of complex questions, not everybody thinks we should be mining in space; some people
think we should be leaving them alone. So, the debate will go on. My guess is that within,
maybe not on my life time but in the life time of most of you guys you will see people living
on the moon and maybe Mars. A long time! How long does it take? I don’t know, I have to take that question on notice I think. But actually, no; I’m going to set it as an exercise for you: Google the moon, find its diameter – you know how fast you can walk, maybe five kilometres an hour or something – and work it out. Exercise for the students, okay? That’s your homework. Okay, thanks for your great questions, really good
questions, and it’s been great talking to you. Thank you very much. Bye.

9 thoughts on “Cultural Impacts of Astronomy: Astronomy Of Indigenous Australia – LEAP Links Video Conference

  1. christosvoskresye Post author

    I grew up in Florida, and as a child I also thought of the belt and sword of Orion as a saucepan. But then, I was rather imaginative, and I thought the Pleiades were spooky, because there seemed to be something there that would disappear whenever I looked directly at it.

  2. Grh Haddybow Post author

    you wait till this guy gets ridiculed as the electric universe is finally credited and all the theory he preaches is dismissed and mocked as science collapses from the religion its become

  3. Katherine Morgan Post author

    Great 4 mins in and disrespectful. So because they go to school everyday and are fat thats acceptable.. O_o Leave your culture in England. thats what started the problem in the first place.

  4. Roger Roger Post author

    The tale about children counting beyond the numbers four and five is interesting. In the civilized world the most common system of counting is decimal based. There are others like binary, hexadecimal etc. What Mr Norris has not told us is what the system of counting the indigenous people used bearing in mind there were/are 400 different cultures. If they didn't have a system of counting and can count to millions or more then Rain Man would have nothing on them…the indigenous people would have to be blessed with absolutely brilliant brains.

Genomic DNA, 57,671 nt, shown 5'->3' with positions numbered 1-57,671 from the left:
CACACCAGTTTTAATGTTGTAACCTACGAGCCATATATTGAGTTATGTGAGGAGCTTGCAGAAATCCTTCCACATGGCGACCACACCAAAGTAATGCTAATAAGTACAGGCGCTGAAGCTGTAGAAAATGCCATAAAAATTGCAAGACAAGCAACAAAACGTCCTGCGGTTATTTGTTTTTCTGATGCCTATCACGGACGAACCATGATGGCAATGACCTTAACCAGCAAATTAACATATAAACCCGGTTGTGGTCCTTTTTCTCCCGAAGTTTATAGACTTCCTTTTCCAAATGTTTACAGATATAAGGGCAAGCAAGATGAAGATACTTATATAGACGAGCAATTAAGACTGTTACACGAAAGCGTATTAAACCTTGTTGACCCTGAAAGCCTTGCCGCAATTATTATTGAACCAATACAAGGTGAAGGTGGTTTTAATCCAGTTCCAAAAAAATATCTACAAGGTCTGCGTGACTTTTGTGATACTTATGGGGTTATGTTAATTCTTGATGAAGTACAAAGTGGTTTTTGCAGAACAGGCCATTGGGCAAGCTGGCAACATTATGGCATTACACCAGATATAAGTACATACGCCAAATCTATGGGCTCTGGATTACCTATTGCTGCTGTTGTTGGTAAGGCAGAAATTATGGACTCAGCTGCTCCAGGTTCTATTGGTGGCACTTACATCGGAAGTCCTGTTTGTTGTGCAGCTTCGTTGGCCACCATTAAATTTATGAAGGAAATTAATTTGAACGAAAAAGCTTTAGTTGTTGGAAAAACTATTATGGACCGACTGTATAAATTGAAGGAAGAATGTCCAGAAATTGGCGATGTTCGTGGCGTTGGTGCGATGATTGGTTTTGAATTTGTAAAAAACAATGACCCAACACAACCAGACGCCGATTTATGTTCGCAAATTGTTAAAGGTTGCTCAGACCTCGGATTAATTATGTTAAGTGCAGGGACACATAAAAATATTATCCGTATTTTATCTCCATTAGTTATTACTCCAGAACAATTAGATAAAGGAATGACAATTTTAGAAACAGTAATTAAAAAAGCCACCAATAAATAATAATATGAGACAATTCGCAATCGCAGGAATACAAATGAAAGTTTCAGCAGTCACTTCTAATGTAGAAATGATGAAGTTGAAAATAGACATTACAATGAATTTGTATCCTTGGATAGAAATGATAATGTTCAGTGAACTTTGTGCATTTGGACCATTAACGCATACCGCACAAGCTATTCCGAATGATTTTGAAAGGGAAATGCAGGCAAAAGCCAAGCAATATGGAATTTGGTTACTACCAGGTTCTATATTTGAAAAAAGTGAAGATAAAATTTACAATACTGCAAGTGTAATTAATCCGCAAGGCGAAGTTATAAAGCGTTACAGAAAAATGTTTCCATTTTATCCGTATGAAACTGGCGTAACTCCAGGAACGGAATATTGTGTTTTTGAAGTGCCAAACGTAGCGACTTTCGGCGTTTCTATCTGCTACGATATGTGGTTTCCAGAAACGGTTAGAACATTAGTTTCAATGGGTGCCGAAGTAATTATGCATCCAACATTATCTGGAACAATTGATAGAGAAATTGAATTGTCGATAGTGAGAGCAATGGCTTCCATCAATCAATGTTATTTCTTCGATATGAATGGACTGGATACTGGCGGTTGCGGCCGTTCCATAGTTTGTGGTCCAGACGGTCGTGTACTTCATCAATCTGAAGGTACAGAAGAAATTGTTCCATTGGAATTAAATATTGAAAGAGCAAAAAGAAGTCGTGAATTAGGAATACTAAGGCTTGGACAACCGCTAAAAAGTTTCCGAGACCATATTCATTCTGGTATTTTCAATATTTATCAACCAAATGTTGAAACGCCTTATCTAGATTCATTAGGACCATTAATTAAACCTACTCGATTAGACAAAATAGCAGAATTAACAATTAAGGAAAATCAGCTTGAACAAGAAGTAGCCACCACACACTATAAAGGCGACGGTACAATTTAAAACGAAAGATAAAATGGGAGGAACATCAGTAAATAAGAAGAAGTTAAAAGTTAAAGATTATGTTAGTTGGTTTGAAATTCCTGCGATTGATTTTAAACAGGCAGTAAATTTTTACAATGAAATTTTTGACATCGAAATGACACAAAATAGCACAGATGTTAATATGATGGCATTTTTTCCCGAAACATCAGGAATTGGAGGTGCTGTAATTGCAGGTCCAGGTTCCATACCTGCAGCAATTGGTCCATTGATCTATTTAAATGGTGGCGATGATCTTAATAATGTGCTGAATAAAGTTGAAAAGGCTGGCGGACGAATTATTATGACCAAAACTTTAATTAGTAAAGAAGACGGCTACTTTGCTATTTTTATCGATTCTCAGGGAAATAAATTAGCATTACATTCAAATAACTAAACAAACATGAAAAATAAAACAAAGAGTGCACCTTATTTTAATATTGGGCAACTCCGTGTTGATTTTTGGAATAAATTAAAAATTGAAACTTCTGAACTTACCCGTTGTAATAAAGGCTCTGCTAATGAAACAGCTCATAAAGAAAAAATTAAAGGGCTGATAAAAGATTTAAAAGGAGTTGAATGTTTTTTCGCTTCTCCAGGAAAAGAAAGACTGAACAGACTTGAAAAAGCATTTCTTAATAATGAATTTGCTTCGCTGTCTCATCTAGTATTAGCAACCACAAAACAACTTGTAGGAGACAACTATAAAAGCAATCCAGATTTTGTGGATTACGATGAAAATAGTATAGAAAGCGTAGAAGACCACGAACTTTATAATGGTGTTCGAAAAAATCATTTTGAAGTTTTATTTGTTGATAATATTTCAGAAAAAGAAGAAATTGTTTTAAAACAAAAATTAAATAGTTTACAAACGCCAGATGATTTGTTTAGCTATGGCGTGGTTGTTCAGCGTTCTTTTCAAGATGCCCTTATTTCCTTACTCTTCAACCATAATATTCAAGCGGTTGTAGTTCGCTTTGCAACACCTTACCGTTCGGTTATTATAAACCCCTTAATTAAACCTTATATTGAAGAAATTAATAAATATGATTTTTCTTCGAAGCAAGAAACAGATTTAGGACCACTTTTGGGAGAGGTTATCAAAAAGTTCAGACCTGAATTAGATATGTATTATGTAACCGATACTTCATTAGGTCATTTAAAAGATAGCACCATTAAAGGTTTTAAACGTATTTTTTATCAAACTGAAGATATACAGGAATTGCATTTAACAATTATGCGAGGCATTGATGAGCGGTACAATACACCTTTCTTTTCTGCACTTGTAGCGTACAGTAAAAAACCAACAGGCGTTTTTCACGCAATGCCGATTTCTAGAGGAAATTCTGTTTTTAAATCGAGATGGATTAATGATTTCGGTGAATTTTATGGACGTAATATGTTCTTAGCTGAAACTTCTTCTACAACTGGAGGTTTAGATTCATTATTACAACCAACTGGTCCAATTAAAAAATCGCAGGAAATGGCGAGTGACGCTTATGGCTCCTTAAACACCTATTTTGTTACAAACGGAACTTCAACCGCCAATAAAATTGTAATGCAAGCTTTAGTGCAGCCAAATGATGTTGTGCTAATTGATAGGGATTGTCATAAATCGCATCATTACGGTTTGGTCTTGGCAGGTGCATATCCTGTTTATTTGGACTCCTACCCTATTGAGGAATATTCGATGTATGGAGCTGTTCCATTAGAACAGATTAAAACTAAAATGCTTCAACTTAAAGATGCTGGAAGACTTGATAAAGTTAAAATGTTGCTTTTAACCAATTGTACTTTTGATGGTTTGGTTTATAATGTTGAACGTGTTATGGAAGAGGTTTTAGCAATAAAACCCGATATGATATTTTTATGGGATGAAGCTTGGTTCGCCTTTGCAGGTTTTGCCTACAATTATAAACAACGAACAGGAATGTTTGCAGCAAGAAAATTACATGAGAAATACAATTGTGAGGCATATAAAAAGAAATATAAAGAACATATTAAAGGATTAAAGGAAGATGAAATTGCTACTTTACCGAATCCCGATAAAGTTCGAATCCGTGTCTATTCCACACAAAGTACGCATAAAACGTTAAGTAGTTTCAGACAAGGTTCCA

5. Lleyton Triffett Post author

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    This is Team 10, bitch, who the hell are flippin' you?

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    Yeah, I'm talking about you, you beggin' for attention

    Talking shit on Twitter too but you still hit my phone last night

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    And I just dropped some new merch and it's selling like a god, church

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    And if it weren't for Team 10, then the US would be shitty

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    Like Mag, who? Digi who? Who are you?

    All these beefs I just ran through, hit a milli in a month

    Where were you? Hatin' on me back in West Fake

    You need to get your shit straight

    Jakey brought me to the top, now we're really poppin' off

    Number one and number four, that's why these fans all at our door

    It's lonely at the top so we all going

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    We back again, always first, never last

    We the future, we'll see you in the past

    It's everyday bro

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    Can we switch the language? (Ha, ya tú sabes)

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  6. Tmantium Gaming Post author

    This video is bad so bad
    I’m 97 and you are dumb get a job
    You lonely nonce
    You think you have a good job but you don’t
    You make me sad I’m 97 and you a like 200

  7. DASEA Post author

    "its like science but, ofcourse within the culture" lol… Your science is 'within a culture' more…